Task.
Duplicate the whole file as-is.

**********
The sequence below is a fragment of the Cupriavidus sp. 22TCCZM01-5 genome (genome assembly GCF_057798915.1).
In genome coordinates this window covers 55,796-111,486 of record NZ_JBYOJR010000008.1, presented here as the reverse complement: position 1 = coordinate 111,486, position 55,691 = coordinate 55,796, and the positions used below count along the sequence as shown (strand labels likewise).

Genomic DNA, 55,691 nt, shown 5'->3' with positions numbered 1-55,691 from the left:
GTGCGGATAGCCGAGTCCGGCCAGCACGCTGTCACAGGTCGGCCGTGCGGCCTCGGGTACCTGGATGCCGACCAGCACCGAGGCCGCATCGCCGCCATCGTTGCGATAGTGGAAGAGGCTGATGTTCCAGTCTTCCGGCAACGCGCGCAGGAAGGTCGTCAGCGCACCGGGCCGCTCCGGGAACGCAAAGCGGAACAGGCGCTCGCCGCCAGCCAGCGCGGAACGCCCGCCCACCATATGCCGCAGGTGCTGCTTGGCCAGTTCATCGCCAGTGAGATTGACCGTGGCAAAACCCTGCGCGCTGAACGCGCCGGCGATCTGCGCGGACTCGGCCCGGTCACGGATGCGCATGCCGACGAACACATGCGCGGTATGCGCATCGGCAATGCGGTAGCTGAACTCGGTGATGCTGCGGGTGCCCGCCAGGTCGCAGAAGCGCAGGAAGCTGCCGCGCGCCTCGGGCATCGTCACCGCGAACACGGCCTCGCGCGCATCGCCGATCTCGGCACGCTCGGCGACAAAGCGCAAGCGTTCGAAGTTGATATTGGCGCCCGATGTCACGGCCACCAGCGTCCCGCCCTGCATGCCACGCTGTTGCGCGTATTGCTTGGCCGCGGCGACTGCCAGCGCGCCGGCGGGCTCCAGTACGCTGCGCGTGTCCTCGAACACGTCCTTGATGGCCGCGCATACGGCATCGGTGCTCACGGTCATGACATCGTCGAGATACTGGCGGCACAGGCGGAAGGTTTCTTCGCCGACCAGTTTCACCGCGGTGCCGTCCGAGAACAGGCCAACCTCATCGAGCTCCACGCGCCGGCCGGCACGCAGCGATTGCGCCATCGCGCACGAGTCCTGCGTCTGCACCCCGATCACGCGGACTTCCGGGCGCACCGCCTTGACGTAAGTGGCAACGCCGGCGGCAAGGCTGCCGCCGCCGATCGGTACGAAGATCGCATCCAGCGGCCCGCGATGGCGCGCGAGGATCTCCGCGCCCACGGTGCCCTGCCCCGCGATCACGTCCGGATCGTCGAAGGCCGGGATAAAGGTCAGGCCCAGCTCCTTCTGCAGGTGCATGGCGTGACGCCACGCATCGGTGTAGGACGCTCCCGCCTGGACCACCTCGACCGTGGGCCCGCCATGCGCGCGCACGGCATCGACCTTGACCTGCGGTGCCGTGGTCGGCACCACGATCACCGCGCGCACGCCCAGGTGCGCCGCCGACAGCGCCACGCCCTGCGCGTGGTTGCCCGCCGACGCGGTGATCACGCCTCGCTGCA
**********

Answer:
The sequence below is a fragment of the Cupriavidus sp. 22TCCZM01-5 genome (genome assembly GCF_057798915.1).
In genome coordinates this window covers 55,796-111,486 of record NZ_JBYOJR010000008.1, presented here as the reverse complement: position 1 = coordinate 111,486, position 55,691 = coordinate 55,796, and the positions used below count along the sequence as shown (strand labels likewise).

Genomic DNA, 55,691 nt, shown 5'->3' with positions numbered 1-55,691 from the left:
GTGCGGATAGCCGAGTCCGGCCAGCACGCTGTCACAGGTCGGCCGTGCGGCCTCGGGTACCTGGATGCCGACCAGCACCGAGGCCGCATCGCCGCCATCGTTGCGATAGTGGAAGAGGCTGATGTTCCAGTCTTCCGGCAACGCGCGCAGGAAGGTCGTCAGCGCACCGGGCCGCTCCGGGAACGCAAAGCGGAACAGGCGCTCGCCGCCAGCCAGCGCGGAACGCCCGCCCACCATATGCCGCAGGTGCTGCTTGGCCAGTTCATCGCCAGTGAGATTGACCGTGGCAAAACCCTGCGCGCTGAACGCGCCGGCGATCTGCGCGGACTCGGCCCGGTCACGGATGCGCATGCCGACGAACACATGCGCGGTATGCGCATCGGCAATGCGGTAGCTGAACTCGGTGATGCTGCGGGTGCCCGCCAGGTCGCAGAAGCGCAGGAAGCTGCCGCGCGCCTCGGGCATCGTCACCGCGAACACGGCCTCGCGCGCATCGCCGATCTCGGCACGCTCGGCGACAAAGCGCAAGCGTTCGAAGTTGATATTGGCGCCCGATGTCACGGCCACCAGCGTCCCGCCCTGCATGCCACGCTGTTGCGCGTATTGCTTGGCCGCGGCGACTGCCAGCGCGCCGGCGGGCTCCAGTACGCTGCGCGTGTCCTCGAACACGTCCTTGATGGCCGCGCATACGGCATCGGTGCTCACGGTCATGACATCGTCGAGATACTGGCGGCACAGGCGGAAGGTTTCTTCGCCGACCAGTTTCACCGCGGTGCCGTCCGAGAACAGGCCAACCTCATCGAGCTCCACGCGCCGGCCGGCACGCAGCGATTGCGCCATCGCGCACGAGTCCTGCGTCTGCACCCCGATCACGCGGACTTCCGGGCGCACCGCCTTGACGTAAGTGGCAACGCCGGCGGCAAGGCTGCCGCCGCCGATCGGTACGAAGATCGCATCCAGCGGCCCGCGATGGCGCGCGAGGATCTCCGCGCCCACGGTGCCCTGCCCCGCGATCACGTCCGGATCGTCGAAGGCCGGGATAAAGGTCAGGCCCAGCTCCTTCTGCAGGTGCATGGCGTGACGCCACGCATCGGTGTAGGACGCTCCCGCCTGGACCACCTCGACCGTGGGCCCGCCATGCGCGCGCACGGCATCGACCTTGACCTGCGGTGCCGTGGTCGGCACCACGATCACCGCGCGCACGCCCAGGTGCGCCGCCGACAGCGCCACGCCCTGCGCGTGGTTGCCCGCCGACGCGGTGATCACGCCTCGCTGCA